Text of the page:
Why would I need this information? How is it
useful to me?
This information is useful to provide facts about hospitals when you need healthcare services, if you are new to the area or if you are choosing a new health care plan. Hospital Consumer Assist provides:
Where did this information and data come from?
All the data on this website was collected by the American Hospital Directory, an independent source, and was not modified in any way.
Where does the individual hospital data come
The pricing information comes from Hospital Discharge Data obtained from the Arkansas Department of Health Center for Health Statistics. The quality information comes from Hospital Quality Alliance data, which is also located on the Hospital Compare website at www.hospitalcompare.hhs.gov. Profile information is maintained by American Hospital Directory from various public and private sources including Medicare cost reports and MedPAR claims data.
difference between charges and costs?
The amount a facility bills for a patient's care is known as the charge. This is not the same as the actual cost or amount paid for the care. The amount collected by a health care facility for each service is almost always less than the amount billed. There are three common examples:
Negotiations between hospitals and payers generally begin with the charge amount. While each facility's charge structure may vary in important ways, charges represent a consistent, though imperfect, way to compare health care costs.
charges different among hospitals?
There are many reasons that charges may differ among hospitals. These include:
Why do some hospitals reports contain partial
or no data?
The Inpatient Pricing report details the 40 services representing the highest charges among Arkansas hospitals. Because of this, hospitals that specialize in a particular type of care, (e.g. psychiatric, long term acute care, rehabilitation, and children's hospitals) do not provide all of the most common services. Some smaller hospitals (i.e. rural and critical access hospitals) may only perform a few of the most common services.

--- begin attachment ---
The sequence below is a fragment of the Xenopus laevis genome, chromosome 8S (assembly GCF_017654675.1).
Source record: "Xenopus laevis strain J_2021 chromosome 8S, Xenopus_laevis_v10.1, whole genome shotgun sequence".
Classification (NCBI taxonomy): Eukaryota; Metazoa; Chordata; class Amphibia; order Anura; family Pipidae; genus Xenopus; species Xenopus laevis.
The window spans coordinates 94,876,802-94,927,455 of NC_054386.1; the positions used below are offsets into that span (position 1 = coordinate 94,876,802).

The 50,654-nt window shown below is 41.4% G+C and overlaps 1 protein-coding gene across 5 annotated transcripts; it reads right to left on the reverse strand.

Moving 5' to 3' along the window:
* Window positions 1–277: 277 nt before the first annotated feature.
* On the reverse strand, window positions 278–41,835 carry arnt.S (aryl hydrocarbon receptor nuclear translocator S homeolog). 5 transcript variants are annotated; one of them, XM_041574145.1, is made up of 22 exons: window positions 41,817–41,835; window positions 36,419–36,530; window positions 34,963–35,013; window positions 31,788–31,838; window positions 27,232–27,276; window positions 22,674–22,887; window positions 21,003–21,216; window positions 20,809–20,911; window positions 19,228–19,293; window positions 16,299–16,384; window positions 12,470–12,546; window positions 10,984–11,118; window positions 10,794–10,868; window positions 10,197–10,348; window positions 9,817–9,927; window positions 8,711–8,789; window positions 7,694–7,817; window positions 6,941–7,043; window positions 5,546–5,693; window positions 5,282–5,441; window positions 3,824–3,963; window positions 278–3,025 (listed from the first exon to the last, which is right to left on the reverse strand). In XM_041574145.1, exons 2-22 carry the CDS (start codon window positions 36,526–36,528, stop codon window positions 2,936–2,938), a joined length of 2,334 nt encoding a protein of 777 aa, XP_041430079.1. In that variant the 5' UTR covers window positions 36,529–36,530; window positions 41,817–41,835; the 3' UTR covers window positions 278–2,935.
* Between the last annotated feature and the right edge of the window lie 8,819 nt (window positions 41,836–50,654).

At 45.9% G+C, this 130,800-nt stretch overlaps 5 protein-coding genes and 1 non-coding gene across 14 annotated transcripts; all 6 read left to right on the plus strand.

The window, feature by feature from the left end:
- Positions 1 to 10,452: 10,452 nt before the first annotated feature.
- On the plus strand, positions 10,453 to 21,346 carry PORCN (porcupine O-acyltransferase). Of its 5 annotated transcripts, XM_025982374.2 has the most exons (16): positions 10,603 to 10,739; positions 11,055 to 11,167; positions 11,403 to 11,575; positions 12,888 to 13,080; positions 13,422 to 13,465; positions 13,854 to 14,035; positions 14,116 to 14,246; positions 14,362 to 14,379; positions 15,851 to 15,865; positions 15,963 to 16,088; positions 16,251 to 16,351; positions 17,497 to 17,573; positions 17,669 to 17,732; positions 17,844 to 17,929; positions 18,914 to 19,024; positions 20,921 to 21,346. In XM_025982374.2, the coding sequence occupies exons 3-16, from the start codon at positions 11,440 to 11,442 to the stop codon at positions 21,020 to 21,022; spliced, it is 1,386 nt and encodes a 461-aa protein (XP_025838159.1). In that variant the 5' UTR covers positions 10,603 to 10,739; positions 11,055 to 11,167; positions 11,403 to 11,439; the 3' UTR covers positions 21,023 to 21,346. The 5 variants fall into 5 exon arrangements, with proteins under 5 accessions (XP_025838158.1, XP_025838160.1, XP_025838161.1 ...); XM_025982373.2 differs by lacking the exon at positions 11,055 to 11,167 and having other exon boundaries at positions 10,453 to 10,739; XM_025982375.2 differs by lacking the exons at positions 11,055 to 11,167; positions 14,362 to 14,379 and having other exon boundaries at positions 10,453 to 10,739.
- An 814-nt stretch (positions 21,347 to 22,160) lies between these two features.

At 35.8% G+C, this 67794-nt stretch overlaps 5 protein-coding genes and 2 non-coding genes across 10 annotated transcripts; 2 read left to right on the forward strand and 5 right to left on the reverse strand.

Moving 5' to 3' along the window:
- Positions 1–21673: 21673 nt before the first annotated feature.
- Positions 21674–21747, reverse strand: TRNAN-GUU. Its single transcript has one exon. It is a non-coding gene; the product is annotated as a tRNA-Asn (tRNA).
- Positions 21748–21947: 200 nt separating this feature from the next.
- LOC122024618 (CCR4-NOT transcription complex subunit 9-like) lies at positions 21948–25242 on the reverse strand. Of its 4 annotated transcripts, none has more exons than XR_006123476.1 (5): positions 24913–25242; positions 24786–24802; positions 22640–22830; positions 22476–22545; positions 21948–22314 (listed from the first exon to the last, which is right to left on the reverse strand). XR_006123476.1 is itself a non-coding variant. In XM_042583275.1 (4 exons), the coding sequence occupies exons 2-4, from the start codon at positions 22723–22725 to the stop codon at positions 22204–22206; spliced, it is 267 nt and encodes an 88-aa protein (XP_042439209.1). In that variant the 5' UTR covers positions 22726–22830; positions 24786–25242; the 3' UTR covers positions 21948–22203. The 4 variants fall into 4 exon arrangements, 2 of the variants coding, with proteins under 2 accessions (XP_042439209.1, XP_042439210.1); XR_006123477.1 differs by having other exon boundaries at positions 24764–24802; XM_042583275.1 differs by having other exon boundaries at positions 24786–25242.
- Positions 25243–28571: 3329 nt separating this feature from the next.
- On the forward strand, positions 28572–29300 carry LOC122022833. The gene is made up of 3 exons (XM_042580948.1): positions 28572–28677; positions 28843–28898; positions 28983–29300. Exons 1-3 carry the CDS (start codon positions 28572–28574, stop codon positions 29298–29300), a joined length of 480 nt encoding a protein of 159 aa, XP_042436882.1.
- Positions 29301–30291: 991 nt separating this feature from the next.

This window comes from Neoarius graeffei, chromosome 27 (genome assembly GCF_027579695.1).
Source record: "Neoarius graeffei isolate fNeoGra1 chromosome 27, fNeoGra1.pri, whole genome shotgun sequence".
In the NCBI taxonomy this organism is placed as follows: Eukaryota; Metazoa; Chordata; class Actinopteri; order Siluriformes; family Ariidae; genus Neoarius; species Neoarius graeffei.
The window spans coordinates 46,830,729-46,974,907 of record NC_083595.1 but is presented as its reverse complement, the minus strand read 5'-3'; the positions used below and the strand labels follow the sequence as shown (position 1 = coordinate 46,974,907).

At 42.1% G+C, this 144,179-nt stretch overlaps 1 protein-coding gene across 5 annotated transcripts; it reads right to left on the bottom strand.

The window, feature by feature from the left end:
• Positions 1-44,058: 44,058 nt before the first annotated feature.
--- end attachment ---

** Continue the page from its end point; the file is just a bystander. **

What if I don't know the meaning of a term used
on this website?
Visit the definitions page on this website.
What if I can't find my hospital?
First check to make sure you spelled the name of the facility correctly. If you did and the hospital still did not show up, try broadening your search by county.
What is the Hospital's Charge Range? Is this how
much I will pay?
Because there are so many variables that factor into the cost of a particular service and every patient represents a unique case, charge ranges are displayed to provide a reasonable estimate on what it might cost for a particular service. The charge range is a summary of average charges based on actual billing information during a recent twelve-month period. Average hospital charges for a service are calculated as well as the "Higher" and "Lower" ends of the range representing about 68% of all patients. (Statistically, this is referred to as +/- one standard deviation from the mean.) These ranges are provided for comparison purposes only. Always remember that the charge for your services will be based on individual circumstances surrounding your treatment, your insurance deductibles and co-pays, and your ability to pay. For specific information on your cost estimate, please contact your healthcare provider and/or insurance company directly.